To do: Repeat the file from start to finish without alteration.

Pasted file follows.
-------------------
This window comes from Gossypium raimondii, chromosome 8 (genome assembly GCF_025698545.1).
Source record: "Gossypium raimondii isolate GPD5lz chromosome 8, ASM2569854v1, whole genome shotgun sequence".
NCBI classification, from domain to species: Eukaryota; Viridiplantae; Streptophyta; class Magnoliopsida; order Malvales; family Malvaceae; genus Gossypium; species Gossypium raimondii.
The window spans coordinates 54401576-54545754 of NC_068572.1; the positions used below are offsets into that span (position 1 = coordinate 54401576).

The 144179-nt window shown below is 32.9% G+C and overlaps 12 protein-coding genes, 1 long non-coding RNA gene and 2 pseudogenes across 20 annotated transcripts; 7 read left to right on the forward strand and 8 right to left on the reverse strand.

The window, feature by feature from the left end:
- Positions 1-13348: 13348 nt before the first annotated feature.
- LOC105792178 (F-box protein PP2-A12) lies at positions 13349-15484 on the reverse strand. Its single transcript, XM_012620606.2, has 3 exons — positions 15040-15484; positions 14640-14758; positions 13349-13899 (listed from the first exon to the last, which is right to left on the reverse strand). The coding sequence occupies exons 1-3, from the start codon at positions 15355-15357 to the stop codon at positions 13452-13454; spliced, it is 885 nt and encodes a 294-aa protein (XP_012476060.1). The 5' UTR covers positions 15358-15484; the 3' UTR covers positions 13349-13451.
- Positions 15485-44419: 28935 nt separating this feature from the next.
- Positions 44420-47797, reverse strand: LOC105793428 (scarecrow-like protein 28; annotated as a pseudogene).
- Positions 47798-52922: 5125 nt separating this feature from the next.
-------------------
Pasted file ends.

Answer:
This window comes from Gossypium raimondii, chromosome 8 (genome assembly GCF_025698545.1).
Source record: "Gossypium raimondii isolate GPD5lz chromosome 8, ASM2569854v1, whole genome shotgun sequence".
NCBI classification, from domain to species: Eukaryota; Viridiplantae; Streptophyta; class Magnoliopsida; order Malvales; family Malvaceae; genus Gossypium; species Gossypium raimondii.
The window spans coordinates 54401576-54545754 of NC_068572.1; the positions used below are offsets into that span (position 1 = coordinate 54401576).

The 144179-nt window shown below is 32.9% G+C and overlaps 12 protein-coding genes, 1 long non-coding RNA gene and 2 pseudogenes across 20 annotated transcripts; 7 read left to right on the forward strand and 8 right to left on the reverse strand.

The window, feature by feature from the left end:
- Positions 1-13348: 13348 nt before the first annotated feature.
- LOC105792178 (F-box protein PP2-A12) lies at positions 13349-15484 on the reverse strand. Its single transcript, XM_012620606.2, has 3 exons — positions 15040-15484; positions 14640-14758; positions 13349-13899 (listed from the first exon to the last, which is right to left on the reverse strand). The coding sequence occupies exons 1-3, from the start codon at positions 15355-15357 to the stop codon at positions 13452-13454; spliced, it is 885 nt and encodes a 294-aa protein (XP_012476060.1). The 5' UTR covers positions 15358-15484; the 3' UTR covers positions 13349-13451.
- Positions 15485-44419: 28935 nt separating this feature from the next.
- Positions 44420-47797, reverse strand: LOC105793428 (scarecrow-like protein 28; annotated as a pseudogene).
- Positions 47798-52922: 5125 nt separating this feature from the next.